According to the World Bank, Egypt’s GDP stood at USD 363.10 billion in 2020, up from USD 303.1 in 2019. The international financial institution seems confident that the Egyptian economy is in recovery mode, as it raised its growth forecast for 2022 to 6.1 percent, up from 5.9 percent in April. The projection for 2023 is 4.8 percent, with the deflation of the recovery bubble, followed by stabilization at 5 percent in 2024. These positive economic signs could, however, be affected by soaring global inflation, which has hit oil-importing nations in particular.
Being the world’s largest importer of wheat, with nearly 80 percent of its cereal coming from abroad, Egypt has also been negatively impacted by the war between Russia and Ukraine. To limit the damage, the World Bank has just announced USD 500 million in development funds to boost food security and support the country’s wheat production and storage capacity.
On June 23, 2022, the Central Bank decided to hold its lending rate steady at 12.25 percent and its deposit rate at 11.25 percent for the next six months to back the private sector. But the Egyptian economy is hard to navigate, especially in times of crisis, as nearly 50 percent of the workforce earns its living in the informal sector. This accounts for 30 percent of the country’s GDP, according to the Minister of Planning Hala El-Saed. She said that the government had allocated EGP 130 billion pounds to mitigate the effect of the soaring crisis on citizens and made significant announcements concerning wages; the additional monthly incentive for state workers will go up, as well as the salaries of workers in the private sector, with a minimum wage of EGP 2,400.
The tourism sector, which represents 15 percent of the country’s gross domestic product, has not been spared by the looming threat of a crisis. In 2021, Egypt generated USD 13 billion in tourism revenues, returning to pre-pandemic levels, according to data from the Ministry of Tourism. Several high-profile events, such as the Golden Parade in April and the opening of the Avenue of the Sphinxes in Luxor in November, also attracted scores of visitors.
However, just as tourism was showing signs of post-pandemic recovery, the war in Ukraine dealt a new blow to the industry. According to data from the Ministry of Tourism, Russia and Ukraine accounted for up to 40 percent of inbound travelers, many of whom would stay at resorts along the Red Sea. The number of holidaymakers from Russia saw an increase from July 2021, as Moscow lifted a six-year ban on charter flights following the deadly crash of a passenger plane over the Sinai Peninsula in 2015. Visitors from Western Europe also reconsidered travel plans, as political tensions started heating up. Nevertheless, authorities in Cairo have not been forthcoming in giving up this important Eastern European market. Indeed, they recently announced extra flights from Russia and are looking into the use of the Russian payment system MIR at Red Sea hotels, as Russians have been cut off by US payment card firms Visa and Mastercard. In the region, Turkey has already put into effect the system created in 2014 and the UAE is in the process of implementing it.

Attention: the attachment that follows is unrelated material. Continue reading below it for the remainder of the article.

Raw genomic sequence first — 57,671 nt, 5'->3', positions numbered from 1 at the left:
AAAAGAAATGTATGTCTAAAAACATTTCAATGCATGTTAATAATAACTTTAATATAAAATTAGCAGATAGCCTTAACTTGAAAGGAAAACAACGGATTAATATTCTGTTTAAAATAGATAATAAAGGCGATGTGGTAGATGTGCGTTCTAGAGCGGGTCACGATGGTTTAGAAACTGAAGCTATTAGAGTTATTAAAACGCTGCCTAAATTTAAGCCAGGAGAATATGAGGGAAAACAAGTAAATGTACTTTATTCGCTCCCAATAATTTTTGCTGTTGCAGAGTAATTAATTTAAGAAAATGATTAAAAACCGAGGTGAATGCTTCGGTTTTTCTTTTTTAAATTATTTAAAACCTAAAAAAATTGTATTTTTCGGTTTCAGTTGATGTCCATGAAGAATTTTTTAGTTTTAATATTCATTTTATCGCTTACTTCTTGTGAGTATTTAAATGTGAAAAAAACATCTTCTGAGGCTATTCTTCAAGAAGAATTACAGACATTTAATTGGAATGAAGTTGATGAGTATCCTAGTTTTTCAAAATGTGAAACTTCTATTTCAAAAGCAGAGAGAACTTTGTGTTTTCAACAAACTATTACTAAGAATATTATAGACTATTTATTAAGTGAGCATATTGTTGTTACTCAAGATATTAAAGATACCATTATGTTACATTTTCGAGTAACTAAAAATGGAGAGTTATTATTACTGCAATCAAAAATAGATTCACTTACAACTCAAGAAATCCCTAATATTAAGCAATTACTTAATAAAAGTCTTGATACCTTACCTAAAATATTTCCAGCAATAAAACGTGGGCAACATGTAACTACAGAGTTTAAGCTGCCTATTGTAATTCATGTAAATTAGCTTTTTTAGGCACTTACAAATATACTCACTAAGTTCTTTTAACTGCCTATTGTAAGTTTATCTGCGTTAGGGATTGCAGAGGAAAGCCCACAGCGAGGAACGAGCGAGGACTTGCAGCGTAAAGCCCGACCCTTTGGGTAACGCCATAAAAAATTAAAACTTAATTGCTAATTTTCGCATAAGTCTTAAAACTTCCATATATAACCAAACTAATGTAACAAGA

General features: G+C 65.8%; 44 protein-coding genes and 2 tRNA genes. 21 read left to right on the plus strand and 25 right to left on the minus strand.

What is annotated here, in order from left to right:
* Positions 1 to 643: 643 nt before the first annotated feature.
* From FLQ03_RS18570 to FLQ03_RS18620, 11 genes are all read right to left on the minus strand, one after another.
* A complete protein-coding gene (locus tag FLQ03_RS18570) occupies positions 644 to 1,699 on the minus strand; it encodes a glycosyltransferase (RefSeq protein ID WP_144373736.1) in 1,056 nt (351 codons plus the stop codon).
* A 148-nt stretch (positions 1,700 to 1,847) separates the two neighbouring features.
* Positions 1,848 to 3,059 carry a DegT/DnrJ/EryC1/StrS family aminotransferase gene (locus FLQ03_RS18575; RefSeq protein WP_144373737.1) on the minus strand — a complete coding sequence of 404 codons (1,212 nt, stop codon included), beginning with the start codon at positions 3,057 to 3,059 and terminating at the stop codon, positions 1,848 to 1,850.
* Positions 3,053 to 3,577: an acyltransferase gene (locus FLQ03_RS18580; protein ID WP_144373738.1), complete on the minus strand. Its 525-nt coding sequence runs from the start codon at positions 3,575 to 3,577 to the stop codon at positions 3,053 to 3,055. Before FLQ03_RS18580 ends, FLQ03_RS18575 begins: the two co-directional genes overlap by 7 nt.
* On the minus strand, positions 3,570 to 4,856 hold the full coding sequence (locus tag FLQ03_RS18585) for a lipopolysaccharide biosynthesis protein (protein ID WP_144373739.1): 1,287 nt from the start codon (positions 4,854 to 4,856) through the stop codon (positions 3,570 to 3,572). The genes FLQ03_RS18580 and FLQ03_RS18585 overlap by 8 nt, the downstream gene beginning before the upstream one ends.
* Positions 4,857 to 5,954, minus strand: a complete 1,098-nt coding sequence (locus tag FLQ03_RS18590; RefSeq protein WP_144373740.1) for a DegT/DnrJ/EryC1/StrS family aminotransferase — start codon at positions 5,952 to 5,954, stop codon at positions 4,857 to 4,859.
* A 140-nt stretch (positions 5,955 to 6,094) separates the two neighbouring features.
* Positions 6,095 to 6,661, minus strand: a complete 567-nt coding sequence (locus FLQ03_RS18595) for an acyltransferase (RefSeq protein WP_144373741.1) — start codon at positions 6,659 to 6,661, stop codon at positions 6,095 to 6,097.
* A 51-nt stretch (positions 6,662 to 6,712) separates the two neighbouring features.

Surging inflation is another concern, as plane tickets should increase in the coming months and hefty oil bills could hit the hospitality sector. In the meantime, Egyptian tourism professionals are pulling out all the stops with campaigns and videos — “Egypt: from here the journey begins” — promoting the country. These ads are targeting the Gulf and other Eastern European countries, such as Poland (direct flights from Warsaw resumed in May 2022) and the Czech Republic. British travelers may also return, as The Daily Mail, a daily tabloid, recently selected Egypt as one of the best tourist destinations for spring/ summer 2022.
The Red Sea
Although most foreign visitors choose all inclusive packages when it comes to the Red Sea resorts, Egyptian tourism should not be limited to cocktails on a beach. The history-rich country has been attracting lovers of archaeology for hundreds of years, although they don’t make up the largest portion of the industry’s income. However, a recent wave of discoveries and museum openings, as well as numerous high-profile exhibitions dedicated to Ancient Egypt in Western countries, should boost this activity. With this in mind, the Ministry of Tourism and Antiquities has halved ticket prices for Egyptians and foreigners visiting archaeological sites and museums in northern Egypt (June to August 2022).
On the hospitality side, the country is doing well. Occupancy rates increased by 106 percent in Cairo in the first quarter of 2022, by 46 percent in Sharm El Sheikh and by 84 percent in Hurghada, according to the Information and Decision Support Centre. And there’s plenty in the pipeline; a survey released in June 2022 by the W Hospitality Group, in association with the Africa Hospitality Investment Forum, revealed that Egypt has the largest percentage of hotel-chain development projects on the continent for 2022. Indeed, 85 hotels and more than 21,000 new rooms are on the agenda, with most of them still in the planning stage. This marks an increase of 20 percent compared to 2021.
Hodema Consulting Services